Authors Cheryl and Bill Jamison, who spent a lot of time by the fire for their newest book, “101 Grilling Recipes You Can’t Live Without” (Harvard Common Press, $16.95), say that they’ve changed their thinking on the husk/no husk debate.

“We used to grill corn on the cob in the most common traditional way, soaking the ears in water and cooking them with the husks on, which actually steams and roasts the corn, instead of grilling it, producing a good result but little true grill taste,” they write in the new book.

“Now we remove the husk and silk before cooking, exposing the kernels directly to the heat, which sizzles surface juices and concentrates the corn flavor.”

In the past few years, we’ve seen Mexican-style elote, grilled corn topped with Cotija (or Parmesan) cheese, lime juice, cilantro, salt, chile powder and butter or mayonnaise, on menus. When preparing at home, slather the ingredients on the corn promptly after grilling or cut the grilled corn off the cob and toss with ingredients for a slightly less messy-to-eat side dish.

Grilled onions are another easy accompaniment to meats or other vegetables, and they are one of the ingredients that Rapoport suggests cooking with the assistance of two skewers inserted into thick onion slices side by side so they are easier to turn.

Wooden skewers should be soaked in water before using over a hot fire, but Rapoport prefers the flat metal skewers, which give cooks more control in rotating the ingredients.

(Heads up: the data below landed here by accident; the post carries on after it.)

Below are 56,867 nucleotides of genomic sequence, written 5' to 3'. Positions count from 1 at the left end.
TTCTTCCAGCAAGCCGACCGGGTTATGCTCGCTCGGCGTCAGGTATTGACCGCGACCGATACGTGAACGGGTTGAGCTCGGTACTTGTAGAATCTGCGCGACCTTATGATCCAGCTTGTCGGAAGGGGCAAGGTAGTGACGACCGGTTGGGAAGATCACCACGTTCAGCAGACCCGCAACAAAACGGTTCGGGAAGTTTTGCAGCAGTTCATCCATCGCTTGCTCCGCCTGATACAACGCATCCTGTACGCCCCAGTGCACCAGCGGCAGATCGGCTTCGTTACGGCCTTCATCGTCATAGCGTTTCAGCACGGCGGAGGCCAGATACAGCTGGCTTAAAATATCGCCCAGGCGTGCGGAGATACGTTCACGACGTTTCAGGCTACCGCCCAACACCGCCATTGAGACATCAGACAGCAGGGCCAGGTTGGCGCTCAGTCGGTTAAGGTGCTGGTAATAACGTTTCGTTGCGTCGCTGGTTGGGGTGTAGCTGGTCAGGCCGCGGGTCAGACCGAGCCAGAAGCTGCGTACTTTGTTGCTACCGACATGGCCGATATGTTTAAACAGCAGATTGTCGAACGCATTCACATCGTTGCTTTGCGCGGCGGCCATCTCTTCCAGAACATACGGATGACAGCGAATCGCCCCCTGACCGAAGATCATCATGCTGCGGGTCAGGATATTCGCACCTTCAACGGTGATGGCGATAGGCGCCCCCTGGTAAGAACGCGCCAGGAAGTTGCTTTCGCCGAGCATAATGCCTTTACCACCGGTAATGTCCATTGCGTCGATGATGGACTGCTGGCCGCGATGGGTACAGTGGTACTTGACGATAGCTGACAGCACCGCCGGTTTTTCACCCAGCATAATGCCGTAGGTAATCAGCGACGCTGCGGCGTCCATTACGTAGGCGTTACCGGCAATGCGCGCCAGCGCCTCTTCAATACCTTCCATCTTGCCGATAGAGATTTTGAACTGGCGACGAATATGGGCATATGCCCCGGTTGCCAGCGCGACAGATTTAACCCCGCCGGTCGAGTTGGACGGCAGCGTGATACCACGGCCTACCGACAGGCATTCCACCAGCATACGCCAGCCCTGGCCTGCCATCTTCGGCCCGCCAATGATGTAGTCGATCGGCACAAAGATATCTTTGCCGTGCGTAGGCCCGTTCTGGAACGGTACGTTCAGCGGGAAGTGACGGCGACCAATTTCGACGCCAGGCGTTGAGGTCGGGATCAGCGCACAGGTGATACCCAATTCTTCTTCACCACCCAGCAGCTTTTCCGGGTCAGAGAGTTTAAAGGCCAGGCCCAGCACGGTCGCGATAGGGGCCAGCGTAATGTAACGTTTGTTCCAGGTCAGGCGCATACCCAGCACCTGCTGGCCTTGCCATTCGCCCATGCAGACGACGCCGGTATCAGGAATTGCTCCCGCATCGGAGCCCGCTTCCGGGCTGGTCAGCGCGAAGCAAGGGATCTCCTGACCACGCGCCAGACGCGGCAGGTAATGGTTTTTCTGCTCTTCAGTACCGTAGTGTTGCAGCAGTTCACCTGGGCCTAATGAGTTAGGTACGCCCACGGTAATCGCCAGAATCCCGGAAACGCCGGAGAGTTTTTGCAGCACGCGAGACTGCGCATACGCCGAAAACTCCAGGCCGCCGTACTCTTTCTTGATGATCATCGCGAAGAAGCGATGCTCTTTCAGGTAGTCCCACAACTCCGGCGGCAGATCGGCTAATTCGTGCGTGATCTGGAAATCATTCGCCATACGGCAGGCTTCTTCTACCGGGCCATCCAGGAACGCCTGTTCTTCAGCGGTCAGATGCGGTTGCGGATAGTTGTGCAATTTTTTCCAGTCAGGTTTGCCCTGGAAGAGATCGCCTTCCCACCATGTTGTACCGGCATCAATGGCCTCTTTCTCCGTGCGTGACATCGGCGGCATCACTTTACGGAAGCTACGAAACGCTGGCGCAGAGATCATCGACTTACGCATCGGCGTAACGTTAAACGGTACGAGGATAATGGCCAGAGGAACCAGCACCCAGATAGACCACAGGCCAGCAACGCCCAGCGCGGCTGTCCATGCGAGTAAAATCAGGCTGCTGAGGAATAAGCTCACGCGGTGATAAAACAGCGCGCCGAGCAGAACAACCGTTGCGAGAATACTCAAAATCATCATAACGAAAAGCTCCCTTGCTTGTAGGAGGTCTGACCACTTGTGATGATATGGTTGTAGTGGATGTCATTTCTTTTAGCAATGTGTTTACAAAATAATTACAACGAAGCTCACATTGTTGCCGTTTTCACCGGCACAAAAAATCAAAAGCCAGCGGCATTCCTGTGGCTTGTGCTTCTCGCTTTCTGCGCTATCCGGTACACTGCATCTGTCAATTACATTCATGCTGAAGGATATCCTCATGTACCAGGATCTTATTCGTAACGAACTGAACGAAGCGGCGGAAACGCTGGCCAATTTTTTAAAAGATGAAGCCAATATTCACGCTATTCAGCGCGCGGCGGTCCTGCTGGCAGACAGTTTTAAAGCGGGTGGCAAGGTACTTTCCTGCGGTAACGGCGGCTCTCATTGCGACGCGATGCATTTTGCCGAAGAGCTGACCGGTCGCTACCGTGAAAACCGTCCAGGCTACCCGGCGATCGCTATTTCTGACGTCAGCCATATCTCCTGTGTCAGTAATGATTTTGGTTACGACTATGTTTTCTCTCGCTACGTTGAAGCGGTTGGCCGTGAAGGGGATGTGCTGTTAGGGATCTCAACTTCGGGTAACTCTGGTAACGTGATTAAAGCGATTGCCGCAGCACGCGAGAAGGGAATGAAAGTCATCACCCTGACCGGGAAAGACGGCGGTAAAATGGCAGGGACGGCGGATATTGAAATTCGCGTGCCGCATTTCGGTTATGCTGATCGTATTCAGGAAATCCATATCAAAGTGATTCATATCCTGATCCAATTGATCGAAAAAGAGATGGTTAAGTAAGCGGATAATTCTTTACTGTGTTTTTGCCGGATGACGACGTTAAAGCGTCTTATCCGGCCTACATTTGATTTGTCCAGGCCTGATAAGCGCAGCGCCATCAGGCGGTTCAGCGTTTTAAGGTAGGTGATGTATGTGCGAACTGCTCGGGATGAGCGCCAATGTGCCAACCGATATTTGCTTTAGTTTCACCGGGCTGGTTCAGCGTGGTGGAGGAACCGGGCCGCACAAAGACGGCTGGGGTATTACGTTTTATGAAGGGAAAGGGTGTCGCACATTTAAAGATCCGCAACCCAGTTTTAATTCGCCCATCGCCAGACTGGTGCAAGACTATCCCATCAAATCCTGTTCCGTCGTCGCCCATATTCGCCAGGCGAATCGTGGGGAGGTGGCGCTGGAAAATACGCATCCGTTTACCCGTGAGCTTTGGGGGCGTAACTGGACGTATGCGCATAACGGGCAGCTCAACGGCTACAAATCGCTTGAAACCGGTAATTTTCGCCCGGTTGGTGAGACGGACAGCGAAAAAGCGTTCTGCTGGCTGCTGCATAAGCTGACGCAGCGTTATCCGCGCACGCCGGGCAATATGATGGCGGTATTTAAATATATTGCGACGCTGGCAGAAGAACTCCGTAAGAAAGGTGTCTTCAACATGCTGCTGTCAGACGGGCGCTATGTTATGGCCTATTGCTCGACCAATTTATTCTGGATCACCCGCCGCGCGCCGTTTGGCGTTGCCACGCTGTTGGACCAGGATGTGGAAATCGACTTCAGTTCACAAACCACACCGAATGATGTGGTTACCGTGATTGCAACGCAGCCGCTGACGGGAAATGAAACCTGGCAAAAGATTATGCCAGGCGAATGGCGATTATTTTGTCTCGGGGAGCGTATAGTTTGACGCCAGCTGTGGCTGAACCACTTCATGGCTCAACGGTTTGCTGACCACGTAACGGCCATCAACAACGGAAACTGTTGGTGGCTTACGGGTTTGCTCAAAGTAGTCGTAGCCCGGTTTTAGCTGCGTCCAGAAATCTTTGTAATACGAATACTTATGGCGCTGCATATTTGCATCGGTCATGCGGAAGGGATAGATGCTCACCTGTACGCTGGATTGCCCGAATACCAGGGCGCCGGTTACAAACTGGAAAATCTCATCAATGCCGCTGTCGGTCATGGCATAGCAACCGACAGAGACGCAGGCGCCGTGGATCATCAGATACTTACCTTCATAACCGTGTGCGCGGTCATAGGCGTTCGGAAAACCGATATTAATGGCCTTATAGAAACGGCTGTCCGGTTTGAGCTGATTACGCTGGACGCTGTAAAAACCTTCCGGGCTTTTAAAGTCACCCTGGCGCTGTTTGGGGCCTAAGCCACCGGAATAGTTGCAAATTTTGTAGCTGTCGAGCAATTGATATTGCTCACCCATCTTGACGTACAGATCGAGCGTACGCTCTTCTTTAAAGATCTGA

This leads to perhaps the biggest vegetable grilling mistake that we are likely all making: the mixed vegetable kebab.

The difference between a perfectly grilled tomato and the perfectly grilled summer squash or bell pepper can be a matter of minutes, but if they are lined up every other one on the same skewer, you’ll overcook the tomatoes or undercook the squash. (And when you throw a chunk of steak on the stick, well, it won’t be the best outcome.)

Sure, this traditional method makes it easier to serve a crowd because you can just give skewers to everyone and call it dinner, but the inconsistent results can spoil your perfectly calculated gathering.

Rather than creating the multi-ingredient kebabs we all grew up on, put only one kind of vegetable (or meat) on each skewer so you can pull them off as soon as they are done.

One vegetable that doesn’t require a skewer or a metal basket or a fancy marinade: kale, whose stem is hardy enough to act as a built-in grilling utensil. Just drizzle with olive oil and dust with salt and pepper. The green leaves will crisp up in just a few minutes, so you can put them on the heat when everything else is just about finished.

But even if all of your vegetables don’t finish cooking at the same time, don’t stress.

You can keep them warm by pushing them to the cooler edge of the grate, but grilled vegetables taste just as good served at room temperature or even as leftovers in other meals for a taste of summer throughout the week.